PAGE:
At a bail hearing held on 13 January 2016, a Bangkok court imposed a travel ban upon him and confiscated Hall’s passport. He was formally indicted on charges of criminal defamation and violations of the Computer Crimes Act relating to the Finnwatch report on 18 January 2016. The criminal charges in this case carry a maximum combined penalty of seven years’ imprisonment in addition to possible fines.

Hall’s trial is due to begin on 19 May 2016, where the court is expected to hear testimony of prosecution witnesses for three days. Testimony of the defence is expected to be heard over eight days in June and July. The final ruling in the case is expected in September 2016.

Two cases of civil defamation remain pending against Hall, with damages of over US$13 million being sought. As these two cases are intrinsically linked to the criminal cases, rulings are dependent on their outcomes.

In May 2014, Thailand underwent its 12th successful military coup d’état since 1932 following almost seven months of escalating political violence. The coup imposed martial law and a curfew, dissolved the Senate – the only remaining national government body with elected members – and granted wide-ranging executive and legislative powers to its military leaders. In the wake of the coup tight control of the media was imposed; many television and radio stations were shut down and journalists and academics arrested. Martial law was finally revoked in March 2015.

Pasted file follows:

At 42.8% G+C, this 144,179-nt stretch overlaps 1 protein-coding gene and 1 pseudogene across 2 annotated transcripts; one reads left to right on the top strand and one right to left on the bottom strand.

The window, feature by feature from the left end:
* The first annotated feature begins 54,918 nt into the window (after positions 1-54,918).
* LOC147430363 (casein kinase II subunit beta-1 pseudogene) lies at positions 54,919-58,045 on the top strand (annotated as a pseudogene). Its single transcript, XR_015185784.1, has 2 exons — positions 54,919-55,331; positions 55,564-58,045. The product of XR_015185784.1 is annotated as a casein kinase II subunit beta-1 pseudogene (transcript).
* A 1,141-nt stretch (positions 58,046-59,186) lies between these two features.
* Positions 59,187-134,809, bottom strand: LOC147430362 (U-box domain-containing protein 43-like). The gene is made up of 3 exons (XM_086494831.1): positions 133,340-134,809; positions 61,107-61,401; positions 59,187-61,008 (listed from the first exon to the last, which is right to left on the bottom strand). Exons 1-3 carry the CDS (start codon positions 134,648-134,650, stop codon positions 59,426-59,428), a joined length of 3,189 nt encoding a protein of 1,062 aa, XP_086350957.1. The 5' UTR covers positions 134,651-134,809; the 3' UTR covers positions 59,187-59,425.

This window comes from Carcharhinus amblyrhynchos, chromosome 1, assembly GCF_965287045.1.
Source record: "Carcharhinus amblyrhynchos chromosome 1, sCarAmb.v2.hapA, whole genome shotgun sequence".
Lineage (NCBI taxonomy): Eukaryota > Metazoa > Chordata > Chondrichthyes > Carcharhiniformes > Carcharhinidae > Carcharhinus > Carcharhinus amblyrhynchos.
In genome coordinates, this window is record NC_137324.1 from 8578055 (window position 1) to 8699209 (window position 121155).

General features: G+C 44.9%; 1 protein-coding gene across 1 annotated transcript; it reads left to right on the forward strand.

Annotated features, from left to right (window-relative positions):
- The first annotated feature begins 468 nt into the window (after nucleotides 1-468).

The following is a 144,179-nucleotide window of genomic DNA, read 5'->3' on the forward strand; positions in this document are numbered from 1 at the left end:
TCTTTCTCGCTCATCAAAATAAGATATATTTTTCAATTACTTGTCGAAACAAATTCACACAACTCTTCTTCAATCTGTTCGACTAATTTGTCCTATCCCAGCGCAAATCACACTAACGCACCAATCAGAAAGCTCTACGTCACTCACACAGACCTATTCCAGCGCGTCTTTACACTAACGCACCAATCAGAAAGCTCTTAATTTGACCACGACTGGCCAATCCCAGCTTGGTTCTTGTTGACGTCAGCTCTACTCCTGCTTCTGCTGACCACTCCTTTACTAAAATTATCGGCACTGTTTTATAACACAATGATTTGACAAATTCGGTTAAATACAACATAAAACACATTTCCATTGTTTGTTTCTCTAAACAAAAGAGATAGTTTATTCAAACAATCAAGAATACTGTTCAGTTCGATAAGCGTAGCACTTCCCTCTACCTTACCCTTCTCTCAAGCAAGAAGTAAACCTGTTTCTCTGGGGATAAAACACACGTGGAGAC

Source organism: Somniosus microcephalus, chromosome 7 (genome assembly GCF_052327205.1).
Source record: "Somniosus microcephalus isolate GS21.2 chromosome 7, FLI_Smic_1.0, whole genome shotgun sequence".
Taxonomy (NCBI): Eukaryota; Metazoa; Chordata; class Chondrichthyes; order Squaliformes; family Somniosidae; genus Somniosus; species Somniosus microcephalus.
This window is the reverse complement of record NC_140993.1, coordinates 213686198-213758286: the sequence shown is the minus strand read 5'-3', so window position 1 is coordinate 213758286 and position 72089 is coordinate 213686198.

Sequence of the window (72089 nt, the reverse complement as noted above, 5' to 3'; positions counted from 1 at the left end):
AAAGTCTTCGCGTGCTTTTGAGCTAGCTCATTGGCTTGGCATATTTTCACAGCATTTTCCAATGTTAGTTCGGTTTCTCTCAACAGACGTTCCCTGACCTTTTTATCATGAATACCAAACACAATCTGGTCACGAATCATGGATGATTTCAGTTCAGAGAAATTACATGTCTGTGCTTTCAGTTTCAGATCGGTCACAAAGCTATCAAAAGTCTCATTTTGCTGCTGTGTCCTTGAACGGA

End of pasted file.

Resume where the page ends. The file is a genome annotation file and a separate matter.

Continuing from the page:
UN human rights mechanisms have repeatedly clarified that criminal defamation and insult laws, including lèse-majesté laws such as those imposed in Thailand are incompatible with international standards on free expression.  In 2011, the then UN Special Rapporteur on the promotion and protection of the right to freedom of opinion and expression Frank La Rue called on Thailand to reform its lèse-majesté laws. He said, “The threat of a long prison sentence and vagueness of what kinds of expression constitute defamation, insult, or threat to the monarchy, encourage self-censorship and stifle important debates on matters of public interest, thus putting in jeopardy the right to freedom of opinion and expression.”

For further information please contact Emma Wadsworth-Jones at PEN International, Unit A, Koops Mill, 162-164 Abbey Street, London, SE1 2AN, Tel.+ 44 (0) 20 7405 0338, email: emma.wadsworth-jones@pen-international.org